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What We’re Cooking | IPA Green Curry

What We're Cooking - PorchDrinking
PorchDrinking.com Staff

As the temps drop, comfort foods take center stage. Editor Meghan Howes submitted this week’s recipe. Her spin on Thai curry will have you salivating!

Meghan grew up with parents who “curried” everything, especially leftover proteins like lamb, chicken and beef. Her father loved to mix his own curry powders, many of them in the Madras tradition. As Meghan got older, and discovered Thai food (her greatest weakness), Meghan’s world opened to a whole new world of curry, and Thai curries were some of the best. Her favorite, by far, is green curry.

Since Meghan is also a hophead and loves IPAs, this recipe is one that she developed years ago while she was preparing a traditional beer-less green curry and wondered what would happen if she added a bit of Odell IPA (a tried and true OG in the IPA world) to the mix. Bitterness can be tough to play with, but it can also elevate the dish, adding intrigue that most eaters can’t quite place. Meghan found this to be the case with her curry experiment; she knew that distinctive isohumulone could either overwhelm or complement. And she knew, counterintuitively, that the more bitter ingredients one employs in a dish, the more bitterness that dish can handle. Green peppers fall in this category, as do hardy greens, such as mustard, chard and kale. Spring radishes are a lovely addition as well. Just remember: Too much IPA and the curry will taste like…IPA. Go easy.

IPA Green Curry

In Meghan’s desire to change things up a bit, she decided to use a hazy IPA for this particular batch of curry: In the Shadow of Giants DDH New England IPA from Woods Boss Brewing Co. She chose this particular beer because of the old school C hops used, which tend to impart more of a dank and grassy quality than the “juice” flavors often associated with NEIPAs. Centennial, Columbus and Chinook hops join forces with Citra and Southern Passion to produce a beer with mild bitterness, tinges of lemon, pine and wildflower, and a distinctively dry back end. You can use any IPA you wish for this recipe, but it’s wise to shy away from those that are on the sweet side. If you would prefer to go with a West Coast-style IPA, Meghan recommends Odell IPA, which is widely available. Just stay away from the doubles and triples; a higher alcohol content (she was pushing it at 7.5% ABV) will overwhelm the subtle flavors of the other ingredients.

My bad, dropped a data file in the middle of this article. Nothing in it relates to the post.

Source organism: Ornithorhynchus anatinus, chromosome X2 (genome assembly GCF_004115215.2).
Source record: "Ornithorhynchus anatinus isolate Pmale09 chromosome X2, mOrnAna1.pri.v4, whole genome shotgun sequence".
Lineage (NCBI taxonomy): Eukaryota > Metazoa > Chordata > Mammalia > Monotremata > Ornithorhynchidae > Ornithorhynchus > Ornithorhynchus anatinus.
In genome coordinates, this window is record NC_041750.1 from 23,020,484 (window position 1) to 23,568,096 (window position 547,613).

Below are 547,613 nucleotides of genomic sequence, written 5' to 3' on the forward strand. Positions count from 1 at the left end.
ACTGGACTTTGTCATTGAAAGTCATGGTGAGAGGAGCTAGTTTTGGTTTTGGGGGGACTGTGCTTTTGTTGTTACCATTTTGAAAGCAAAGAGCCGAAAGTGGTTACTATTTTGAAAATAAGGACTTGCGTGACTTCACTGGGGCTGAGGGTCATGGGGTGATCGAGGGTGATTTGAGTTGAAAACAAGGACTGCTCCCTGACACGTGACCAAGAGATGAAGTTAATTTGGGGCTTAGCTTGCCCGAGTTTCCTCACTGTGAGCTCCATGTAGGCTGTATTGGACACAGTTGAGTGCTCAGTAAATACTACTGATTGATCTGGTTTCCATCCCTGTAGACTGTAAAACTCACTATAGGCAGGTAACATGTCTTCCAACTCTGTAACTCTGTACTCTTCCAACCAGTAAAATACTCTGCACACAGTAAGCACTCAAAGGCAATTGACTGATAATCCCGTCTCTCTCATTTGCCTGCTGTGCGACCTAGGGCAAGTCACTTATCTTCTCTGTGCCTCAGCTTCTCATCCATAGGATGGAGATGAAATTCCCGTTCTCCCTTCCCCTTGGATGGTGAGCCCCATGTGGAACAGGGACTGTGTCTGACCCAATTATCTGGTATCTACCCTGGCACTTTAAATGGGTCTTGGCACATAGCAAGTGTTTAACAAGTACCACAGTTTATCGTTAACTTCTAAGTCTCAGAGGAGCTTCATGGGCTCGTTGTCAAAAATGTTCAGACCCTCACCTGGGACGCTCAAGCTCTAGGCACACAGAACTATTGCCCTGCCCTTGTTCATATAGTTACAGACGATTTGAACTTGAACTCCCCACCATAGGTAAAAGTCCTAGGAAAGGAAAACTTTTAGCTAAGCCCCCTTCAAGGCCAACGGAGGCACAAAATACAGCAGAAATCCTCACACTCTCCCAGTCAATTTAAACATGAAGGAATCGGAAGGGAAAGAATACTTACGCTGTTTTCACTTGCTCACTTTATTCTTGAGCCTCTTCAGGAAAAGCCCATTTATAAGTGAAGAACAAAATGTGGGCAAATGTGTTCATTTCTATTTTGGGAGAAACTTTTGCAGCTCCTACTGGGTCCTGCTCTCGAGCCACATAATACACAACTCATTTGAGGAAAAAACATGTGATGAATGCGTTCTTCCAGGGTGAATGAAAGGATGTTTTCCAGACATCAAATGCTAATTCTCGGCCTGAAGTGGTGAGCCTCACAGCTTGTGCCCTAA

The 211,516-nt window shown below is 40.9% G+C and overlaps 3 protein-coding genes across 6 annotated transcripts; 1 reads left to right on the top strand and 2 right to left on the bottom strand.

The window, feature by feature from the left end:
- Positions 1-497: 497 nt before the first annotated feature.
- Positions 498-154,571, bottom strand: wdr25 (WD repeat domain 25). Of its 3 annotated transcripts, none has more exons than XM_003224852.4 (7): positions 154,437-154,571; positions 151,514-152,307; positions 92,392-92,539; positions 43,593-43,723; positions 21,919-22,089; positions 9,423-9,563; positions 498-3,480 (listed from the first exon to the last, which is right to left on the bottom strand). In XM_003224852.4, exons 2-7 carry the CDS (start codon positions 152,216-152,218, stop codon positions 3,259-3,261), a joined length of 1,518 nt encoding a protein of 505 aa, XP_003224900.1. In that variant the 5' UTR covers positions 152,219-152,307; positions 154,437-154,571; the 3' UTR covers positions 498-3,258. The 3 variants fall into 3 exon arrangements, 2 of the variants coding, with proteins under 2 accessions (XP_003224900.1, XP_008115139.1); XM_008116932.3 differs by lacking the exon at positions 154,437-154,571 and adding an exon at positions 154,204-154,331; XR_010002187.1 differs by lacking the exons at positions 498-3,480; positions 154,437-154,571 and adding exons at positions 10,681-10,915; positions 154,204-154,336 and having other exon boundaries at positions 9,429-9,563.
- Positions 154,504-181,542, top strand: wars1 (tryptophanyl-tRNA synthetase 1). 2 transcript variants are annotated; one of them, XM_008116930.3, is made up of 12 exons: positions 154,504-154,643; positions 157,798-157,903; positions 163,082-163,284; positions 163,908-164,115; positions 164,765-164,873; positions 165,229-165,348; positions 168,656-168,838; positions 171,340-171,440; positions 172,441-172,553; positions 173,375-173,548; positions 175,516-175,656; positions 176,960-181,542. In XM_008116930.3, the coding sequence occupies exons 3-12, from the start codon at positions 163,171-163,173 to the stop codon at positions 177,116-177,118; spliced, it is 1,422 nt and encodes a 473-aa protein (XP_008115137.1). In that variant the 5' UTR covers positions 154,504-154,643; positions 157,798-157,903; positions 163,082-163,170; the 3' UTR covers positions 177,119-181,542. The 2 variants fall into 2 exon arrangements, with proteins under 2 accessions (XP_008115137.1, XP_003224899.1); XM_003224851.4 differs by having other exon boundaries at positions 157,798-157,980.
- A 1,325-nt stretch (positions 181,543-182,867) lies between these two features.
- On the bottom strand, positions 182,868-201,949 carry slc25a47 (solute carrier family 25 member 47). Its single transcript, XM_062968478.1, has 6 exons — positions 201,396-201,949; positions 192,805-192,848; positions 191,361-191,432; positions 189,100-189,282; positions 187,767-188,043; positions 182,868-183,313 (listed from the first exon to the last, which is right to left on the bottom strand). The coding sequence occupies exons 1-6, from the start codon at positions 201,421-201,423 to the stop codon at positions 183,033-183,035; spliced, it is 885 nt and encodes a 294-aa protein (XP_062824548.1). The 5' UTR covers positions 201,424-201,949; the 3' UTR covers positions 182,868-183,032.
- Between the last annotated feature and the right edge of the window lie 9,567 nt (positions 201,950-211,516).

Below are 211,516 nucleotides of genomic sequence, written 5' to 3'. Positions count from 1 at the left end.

IPA Green Curry

Serves 2

Ingredients

  • 2 tbsp olive oil
  • Optional: additional protein. (For this version, Meghan used extra firm tofu, which she pressed or squeezed beforehand to drain it off as much liquid as possible.)
  • 1 cup chopped white or sweet yellow onion
  • 2 large garlic cloves
  • One can water chestnuts
  • One medium-size zucchini, chunked
  • Additional garden market veggies such as radish, greens, broccoli, peas or beans, cut and trimmed for pan (one cup/bunch each; peas or beans can be frozen, but not canned)
  • 2 tbsp green curry paste
  • 3 tsp fish sauce
  • 1 tbsp chili garlic paste, such as Huy Fong
  • 1 ½ tbsp tamari or low-sodium soy sauce
  • 2-3 tbsp IPA
  • 1 cup coconut milk (full fat)
  • Wedge of lime and sprigs of fresh cilantro 

IPA Green Curry

Instructions

  • With your pan on medium heat, add the oil and onions. Cook until onions are translucent, about five minutes.
  • Add remaining veggies, curry paste and fish sauce. Stir well.
  • When your pan dries out and is beginning to darken, add a tablespoon of the IPA. Stir and taste.
  • Add one tablespoon of IPA at a time until the taste of the beer comes through. Do not add more than four tablespoons.
  • Add in coconut milk slowly, stirring as it combines. Let cook for about two minutes.
  • Stir in chili garlic sauce and tamari until incorporated.
  • This will yield a thicker sauce that will coat the veggies; if you would like soupier curry, finish with
  • 1 to 2 cups of water or broth and cook for another three minutes.
  • Serve with any manner of rice varieties – basmati, sushi, brown, white – or rice noodles. Finish with a squeeze of lime and a pinch of cilantro (if desired).

About the What We’re Cooking Series

Beer, with all of its flavors and nuances, can enhance some of your favorite dishes. Many of us at PorchDrinking love to cook, so we’ve rounded up some of our favorite recipes featuring our favorite ingredient: beer.

From beer cheese fondue to easy porter brownies, each week we’ll publish a new recipe for you to enjoy. Make sure to check back often to see our growing collection of recipes curated by PorchDrinking staff. Cheers!


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